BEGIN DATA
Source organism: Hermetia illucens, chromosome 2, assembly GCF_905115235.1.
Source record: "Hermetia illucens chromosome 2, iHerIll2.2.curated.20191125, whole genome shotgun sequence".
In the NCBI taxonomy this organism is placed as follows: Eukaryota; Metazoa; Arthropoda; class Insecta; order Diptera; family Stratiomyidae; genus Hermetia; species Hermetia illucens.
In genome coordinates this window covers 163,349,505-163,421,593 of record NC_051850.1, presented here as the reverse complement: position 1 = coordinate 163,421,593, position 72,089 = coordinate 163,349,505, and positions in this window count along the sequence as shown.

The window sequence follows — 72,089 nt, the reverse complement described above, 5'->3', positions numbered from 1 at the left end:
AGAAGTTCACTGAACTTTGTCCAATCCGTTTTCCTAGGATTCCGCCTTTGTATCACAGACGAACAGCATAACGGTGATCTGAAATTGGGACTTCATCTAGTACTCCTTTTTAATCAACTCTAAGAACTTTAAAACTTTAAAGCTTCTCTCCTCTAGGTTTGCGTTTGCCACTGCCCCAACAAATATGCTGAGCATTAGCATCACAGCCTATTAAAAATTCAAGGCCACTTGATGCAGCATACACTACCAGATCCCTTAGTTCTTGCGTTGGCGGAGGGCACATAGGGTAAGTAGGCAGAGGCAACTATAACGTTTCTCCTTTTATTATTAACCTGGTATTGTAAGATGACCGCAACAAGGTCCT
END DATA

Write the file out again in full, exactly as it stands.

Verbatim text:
Source organism: Hermetia illucens, chromosome 2, assembly GCF_905115235.1.
Source record: "Hermetia illucens chromosome 2, iHerIll2.2.curated.20191125, whole genome shotgun sequence".
In the NCBI taxonomy this organism is placed as follows: Eukaryota; Metazoa; Arthropoda; class Insecta; order Diptera; family Stratiomyidae; genus Hermetia; species Hermetia illucens.
In genome coordinates this window covers 163,349,505-163,421,593 of record NC_051850.1, presented here as the reverse complement: position 1 = coordinate 163,421,593, position 72,089 = coordinate 163,349,505, and positions in this window count along the sequence as shown.

The window sequence follows — 72,089 nt, the reverse complement described above, 5'->3', positions numbered from 1 at the left end:
AGAAGTTCACTGAACTTTGTCCAATCCGTTTTCCTAGGATTCCGCCTTTGTATCACAGACGAACAGCATAACGGTGATCTGAAATTGGGACTTCATCTAGTACTCCTTTTTAATCAACTCTAAGAACTTTAAAACTTTAAAGCTTCTCTCCTCTAGGTTTGCGTTTGCCACTGCCCCAACAAATATGCTGAGCATTAGCATCACAGCCTATTAAAAATTCAAGGCCACTTGATGCAGCATACACTACCAGATCCCTTAGTTCTTGCGTTGGCGGAGGGCACATAGGGTAAGTAGGCAGAGGCAACTATAACGTTTCTCCTTTTATTATTAACCTGGTATTGTAAGATGACCGCAACAAGGTCCT